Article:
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Yesterday, George Osborne gave his first budget since the general election, setting out his plan to grow the UK economy, build the Northern Powerhouse and bring about further public service reform. Here, Design Council Chief Executive John Mathers welcomes the government’s focus on boosting UK productivity, and argues that design must form an active part of the government’s initiative.
For the second year in a row, Britain is expected to have the strongest economic growth of any major advanced economy in the world. However, the challenge is staying ahead of our global competitors.
The UK has the largest design sector in Europe and the second largest in the world. As a key component of the creative industries, design had the largest compound annual growth rate between 2008-2013, growing at an average of 10.8% per year. However, this is only part of the picture, as designers and design skills also contribute to the wider economy by adding value to sectors such as automotive and aerospace, creating strong brands and differentiating products.
On Friday 10 July, the government will publish its ‘Plan for Productivity’ to address the UK’s flagging productivity levels. Design must be at the heart of this. Good design holds the key to higher productivity, whether that’s through better workplaces, supply chains or infrastructure.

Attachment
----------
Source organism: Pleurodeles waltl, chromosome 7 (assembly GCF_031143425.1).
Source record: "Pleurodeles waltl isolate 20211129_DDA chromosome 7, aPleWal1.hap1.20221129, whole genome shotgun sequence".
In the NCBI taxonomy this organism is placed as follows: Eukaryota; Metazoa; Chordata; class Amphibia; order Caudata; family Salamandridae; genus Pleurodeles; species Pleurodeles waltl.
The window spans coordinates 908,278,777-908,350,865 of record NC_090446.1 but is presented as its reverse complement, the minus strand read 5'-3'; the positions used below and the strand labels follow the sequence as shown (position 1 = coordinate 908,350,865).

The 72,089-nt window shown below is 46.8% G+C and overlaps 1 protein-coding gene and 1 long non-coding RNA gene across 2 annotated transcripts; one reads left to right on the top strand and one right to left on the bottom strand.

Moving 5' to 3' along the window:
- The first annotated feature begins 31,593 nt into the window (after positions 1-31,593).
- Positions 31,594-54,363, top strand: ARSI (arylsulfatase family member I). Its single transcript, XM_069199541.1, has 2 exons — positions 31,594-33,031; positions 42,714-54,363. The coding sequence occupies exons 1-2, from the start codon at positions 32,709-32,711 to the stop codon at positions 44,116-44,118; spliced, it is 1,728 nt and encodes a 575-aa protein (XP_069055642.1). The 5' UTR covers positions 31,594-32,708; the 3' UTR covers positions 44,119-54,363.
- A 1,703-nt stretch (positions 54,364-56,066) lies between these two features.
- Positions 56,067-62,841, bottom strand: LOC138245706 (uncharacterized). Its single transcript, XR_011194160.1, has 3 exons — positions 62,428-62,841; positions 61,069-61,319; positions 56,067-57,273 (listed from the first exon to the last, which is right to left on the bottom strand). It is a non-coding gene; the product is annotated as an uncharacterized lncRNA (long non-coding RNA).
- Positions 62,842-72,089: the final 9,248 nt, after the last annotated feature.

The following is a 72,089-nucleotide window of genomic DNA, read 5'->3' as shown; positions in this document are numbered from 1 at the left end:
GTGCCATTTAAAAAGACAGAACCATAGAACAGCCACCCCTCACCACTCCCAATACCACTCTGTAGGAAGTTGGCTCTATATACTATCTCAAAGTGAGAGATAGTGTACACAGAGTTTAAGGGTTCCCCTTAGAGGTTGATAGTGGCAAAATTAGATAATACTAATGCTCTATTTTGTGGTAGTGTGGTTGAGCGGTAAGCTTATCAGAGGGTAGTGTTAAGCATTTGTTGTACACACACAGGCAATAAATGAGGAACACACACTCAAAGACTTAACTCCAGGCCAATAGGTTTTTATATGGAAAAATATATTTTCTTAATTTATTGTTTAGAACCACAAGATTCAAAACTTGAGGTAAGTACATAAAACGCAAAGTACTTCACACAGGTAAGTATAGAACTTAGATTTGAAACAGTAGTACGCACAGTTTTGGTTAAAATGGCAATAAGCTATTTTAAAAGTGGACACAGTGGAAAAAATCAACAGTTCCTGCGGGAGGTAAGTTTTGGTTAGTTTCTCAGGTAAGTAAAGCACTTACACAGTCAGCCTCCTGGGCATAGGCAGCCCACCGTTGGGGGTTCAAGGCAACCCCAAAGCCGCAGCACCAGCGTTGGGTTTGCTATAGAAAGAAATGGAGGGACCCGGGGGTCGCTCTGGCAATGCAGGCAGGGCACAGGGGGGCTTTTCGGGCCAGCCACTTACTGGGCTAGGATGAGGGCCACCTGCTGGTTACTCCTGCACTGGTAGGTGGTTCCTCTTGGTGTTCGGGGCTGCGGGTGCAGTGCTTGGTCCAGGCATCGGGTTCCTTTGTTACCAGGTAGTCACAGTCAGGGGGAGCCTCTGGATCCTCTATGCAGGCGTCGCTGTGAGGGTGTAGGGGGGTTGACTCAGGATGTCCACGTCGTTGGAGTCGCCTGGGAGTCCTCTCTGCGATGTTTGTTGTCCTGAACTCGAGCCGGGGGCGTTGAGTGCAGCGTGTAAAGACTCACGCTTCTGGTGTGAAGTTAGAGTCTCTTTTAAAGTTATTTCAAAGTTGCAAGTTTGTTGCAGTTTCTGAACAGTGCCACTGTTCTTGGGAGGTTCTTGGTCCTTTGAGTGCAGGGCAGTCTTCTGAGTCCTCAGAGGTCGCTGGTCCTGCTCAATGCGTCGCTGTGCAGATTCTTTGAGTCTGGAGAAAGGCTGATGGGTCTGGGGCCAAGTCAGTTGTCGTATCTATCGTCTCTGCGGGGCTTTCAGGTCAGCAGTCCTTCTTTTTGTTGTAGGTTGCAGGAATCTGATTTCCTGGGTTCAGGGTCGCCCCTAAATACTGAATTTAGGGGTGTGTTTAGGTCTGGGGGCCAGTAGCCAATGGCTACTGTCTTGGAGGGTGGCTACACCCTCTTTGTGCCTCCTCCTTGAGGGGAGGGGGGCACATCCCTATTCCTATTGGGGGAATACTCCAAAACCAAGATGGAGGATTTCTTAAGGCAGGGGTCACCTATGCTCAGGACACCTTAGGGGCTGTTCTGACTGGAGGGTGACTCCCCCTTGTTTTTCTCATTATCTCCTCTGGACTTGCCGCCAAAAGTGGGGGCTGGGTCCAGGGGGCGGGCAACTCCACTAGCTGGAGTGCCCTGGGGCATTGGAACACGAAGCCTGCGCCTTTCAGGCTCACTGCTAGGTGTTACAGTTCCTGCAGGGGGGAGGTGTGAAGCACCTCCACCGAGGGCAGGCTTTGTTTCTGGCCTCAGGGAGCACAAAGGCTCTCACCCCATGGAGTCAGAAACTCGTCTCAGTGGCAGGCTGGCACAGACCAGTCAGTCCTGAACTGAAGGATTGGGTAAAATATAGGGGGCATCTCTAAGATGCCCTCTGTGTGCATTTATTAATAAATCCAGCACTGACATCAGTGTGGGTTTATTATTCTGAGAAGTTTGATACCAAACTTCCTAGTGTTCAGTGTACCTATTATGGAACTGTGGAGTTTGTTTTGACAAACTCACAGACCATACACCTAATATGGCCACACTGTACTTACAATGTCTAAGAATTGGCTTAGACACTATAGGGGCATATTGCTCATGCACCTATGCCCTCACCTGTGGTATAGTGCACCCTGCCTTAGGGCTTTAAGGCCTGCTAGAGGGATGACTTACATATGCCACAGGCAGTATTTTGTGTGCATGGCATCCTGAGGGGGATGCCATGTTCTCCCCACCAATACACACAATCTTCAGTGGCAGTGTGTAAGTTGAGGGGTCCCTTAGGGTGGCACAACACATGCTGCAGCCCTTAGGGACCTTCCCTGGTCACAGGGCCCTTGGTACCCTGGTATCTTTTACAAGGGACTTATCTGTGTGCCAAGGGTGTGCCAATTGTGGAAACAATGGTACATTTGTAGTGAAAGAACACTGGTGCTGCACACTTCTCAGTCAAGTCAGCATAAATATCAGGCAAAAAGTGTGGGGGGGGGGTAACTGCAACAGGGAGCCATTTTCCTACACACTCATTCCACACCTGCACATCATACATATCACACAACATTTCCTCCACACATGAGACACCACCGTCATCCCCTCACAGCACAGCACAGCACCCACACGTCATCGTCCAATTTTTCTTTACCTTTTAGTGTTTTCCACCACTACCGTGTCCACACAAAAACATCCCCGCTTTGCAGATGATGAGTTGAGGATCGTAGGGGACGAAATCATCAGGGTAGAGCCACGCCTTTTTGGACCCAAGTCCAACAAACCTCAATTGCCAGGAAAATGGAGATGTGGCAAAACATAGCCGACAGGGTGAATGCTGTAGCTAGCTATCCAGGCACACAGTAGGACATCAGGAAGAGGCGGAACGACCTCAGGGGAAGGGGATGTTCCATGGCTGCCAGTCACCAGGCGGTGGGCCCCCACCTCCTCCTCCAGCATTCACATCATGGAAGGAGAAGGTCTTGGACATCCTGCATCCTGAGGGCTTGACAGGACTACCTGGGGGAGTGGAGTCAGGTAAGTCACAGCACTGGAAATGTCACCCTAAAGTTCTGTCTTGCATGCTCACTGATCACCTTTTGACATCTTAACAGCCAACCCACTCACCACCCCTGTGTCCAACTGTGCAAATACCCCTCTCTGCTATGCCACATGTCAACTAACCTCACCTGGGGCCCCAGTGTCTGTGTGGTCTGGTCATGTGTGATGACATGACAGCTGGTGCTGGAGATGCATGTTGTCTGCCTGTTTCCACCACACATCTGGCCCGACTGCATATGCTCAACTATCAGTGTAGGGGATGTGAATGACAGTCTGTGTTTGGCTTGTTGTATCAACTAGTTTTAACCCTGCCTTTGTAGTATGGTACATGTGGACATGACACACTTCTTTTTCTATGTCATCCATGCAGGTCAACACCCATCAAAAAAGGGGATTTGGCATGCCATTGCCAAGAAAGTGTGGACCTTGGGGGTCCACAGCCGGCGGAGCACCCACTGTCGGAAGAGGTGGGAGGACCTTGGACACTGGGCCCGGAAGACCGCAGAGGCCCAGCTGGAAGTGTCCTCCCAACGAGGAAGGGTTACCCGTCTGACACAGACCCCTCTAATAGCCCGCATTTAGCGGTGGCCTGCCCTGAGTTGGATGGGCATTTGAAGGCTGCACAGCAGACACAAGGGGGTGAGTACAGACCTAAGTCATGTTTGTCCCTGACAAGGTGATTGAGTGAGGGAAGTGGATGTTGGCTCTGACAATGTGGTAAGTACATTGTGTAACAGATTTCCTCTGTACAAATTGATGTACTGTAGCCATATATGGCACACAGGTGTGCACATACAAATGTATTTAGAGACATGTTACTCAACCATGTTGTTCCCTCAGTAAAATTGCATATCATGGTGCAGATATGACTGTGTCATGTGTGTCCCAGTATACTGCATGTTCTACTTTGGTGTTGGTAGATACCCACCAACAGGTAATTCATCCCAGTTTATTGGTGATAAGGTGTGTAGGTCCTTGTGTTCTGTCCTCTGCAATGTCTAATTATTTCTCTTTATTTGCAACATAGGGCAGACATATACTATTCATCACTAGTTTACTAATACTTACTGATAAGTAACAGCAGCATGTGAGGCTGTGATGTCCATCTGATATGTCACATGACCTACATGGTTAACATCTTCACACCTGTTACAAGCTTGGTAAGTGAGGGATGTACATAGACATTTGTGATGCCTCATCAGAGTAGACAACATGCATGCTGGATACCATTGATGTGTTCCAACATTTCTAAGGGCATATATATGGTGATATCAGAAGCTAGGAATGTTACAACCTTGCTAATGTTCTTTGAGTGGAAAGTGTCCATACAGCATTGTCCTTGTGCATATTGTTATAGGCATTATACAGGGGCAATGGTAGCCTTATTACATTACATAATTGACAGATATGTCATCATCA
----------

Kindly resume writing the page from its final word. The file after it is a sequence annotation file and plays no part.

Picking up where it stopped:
We must urgently reimagine the way we deliver our public services...This means smart design.
Our research suggests that for every £1 businesses invest in design, they can expect over £20 in increased revenues. As the Chancellor acknowledged today, a big part of this is skills. We must ensure that the next generation of designers, engineers and innovators have the creative skills necessary to keep Britain growing – and that means investment.
The Chancellor also set out welcome plans to develop the Northern Powerhouse, including the intention to improve transport infrastructure in the area. Design Council’s cities programme has demonstrated that a strategic approach to planning can successfully produce the infrastructure necessary to deliver local ambitions and stimulate local growth, creating more successful, prosperous places across the country.
If the UK is to continue to make savings, we must urgently reimagine the way we deliver our public services, while ensuring they are fit for the future. This means smart design. Design Council’s groundbreaking design-led work in A&E helped the Department of Health reduce violent behaviour by 50 per cent, while a collaborative approach to local delivery of services in Lewisham has saved £486k a year.
We will continue to work with local authorities, providing them with the tools to understand their customers and redesign critical services to deliver more sustainable outcomes. Central government should encourage local authorities to invest in well-structured design.
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